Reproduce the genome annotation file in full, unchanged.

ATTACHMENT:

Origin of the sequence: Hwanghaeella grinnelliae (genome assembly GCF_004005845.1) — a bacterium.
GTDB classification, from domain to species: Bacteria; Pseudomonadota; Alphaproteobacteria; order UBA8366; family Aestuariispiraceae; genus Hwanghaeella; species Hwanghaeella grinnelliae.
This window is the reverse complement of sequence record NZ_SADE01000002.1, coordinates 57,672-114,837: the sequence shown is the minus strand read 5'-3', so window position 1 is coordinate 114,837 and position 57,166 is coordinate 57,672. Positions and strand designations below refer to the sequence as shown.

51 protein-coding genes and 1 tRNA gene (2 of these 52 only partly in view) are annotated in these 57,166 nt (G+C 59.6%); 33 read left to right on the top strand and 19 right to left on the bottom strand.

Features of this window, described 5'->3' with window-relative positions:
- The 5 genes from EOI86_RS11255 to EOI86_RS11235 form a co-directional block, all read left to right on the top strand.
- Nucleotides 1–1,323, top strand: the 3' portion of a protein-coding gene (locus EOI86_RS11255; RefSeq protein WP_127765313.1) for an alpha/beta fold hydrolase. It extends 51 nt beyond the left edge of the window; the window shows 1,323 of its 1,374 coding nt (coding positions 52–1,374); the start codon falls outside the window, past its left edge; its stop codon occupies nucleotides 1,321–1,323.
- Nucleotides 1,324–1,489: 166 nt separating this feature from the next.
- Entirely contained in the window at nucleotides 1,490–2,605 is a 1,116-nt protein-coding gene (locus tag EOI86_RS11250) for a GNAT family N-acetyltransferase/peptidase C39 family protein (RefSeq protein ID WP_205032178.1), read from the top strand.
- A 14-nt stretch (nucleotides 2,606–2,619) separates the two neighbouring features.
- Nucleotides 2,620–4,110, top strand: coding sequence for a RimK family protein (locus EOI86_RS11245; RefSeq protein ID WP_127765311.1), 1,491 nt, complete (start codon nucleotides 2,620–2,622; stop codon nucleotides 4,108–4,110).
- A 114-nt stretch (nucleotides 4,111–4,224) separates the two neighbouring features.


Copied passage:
Origin of the sequence: Hwanghaeella grinnelliae (genome assembly GCF_004005845.1) — a bacterium.
GTDB classification, from domain to species: Bacteria; Pseudomonadota; Alphaproteobacteria; order UBA8366; family Aestuariispiraceae; genus Hwanghaeella; species Hwanghaeella grinnelliae.
This window is the reverse complement of sequence record NZ_SADE01000002.1, coordinates 57,672-114,837: the sequence shown is the minus strand read 5'-3', so window position 1 is coordinate 114,837 and position 57,166 is coordinate 57,672. Positions and strand designations below refer to the sequence as shown.

51 protein-coding genes and 1 tRNA gene (2 of these 52 only partly in view) are annotated in these 57,166 nt (G+C 59.6%); 33 read left to right on the top strand and 19 right to left on the bottom strand.

Features of this window, described 5'->3' with window-relative positions:
- The 5 genes from EOI86_RS11255 to EOI86_RS11235 form a co-directional block, all read left to right on the top strand.
- Nucleotides 1–1,323, top strand: the 3' portion of a protein-coding gene (locus EOI86_RS11255; RefSeq protein WP_127765313.1) for an alpha/beta fold hydrolase. It extends 51 nt beyond the left edge of the window; the window shows 1,323 of its 1,374 coding nt (coding positions 52–1,374); the start codon falls outside the window, past its left edge; its stop codon occupies nucleotides 1,321–1,323.
- Nucleotides 1,324–1,489: 166 nt separating this feature from the next.
- Entirely contained in the window at nucleotides 1,490–2,605 is a 1,116-nt protein-coding gene (locus tag EOI86_RS11250) for a GNAT family N-acetyltransferase/peptidase C39 family protein (RefSeq protein ID WP_205032178.1), read from the top strand.
- A 14-nt stretch (nucleotides 2,606–2,619) separates the two neighbouring features.
- Nucleotides 2,620–4,110, top strand: coding sequence for a RimK family protein (locus EOI86_RS11245; RefSeq protein ID WP_127765311.1), 1,491 nt, complete (start codon nucleotides 2,620–2,622; stop codon nucleotides 4,108–4,110).
- A 114-nt stretch (nucleotides 4,111–4,224) separates the two neighbouring features.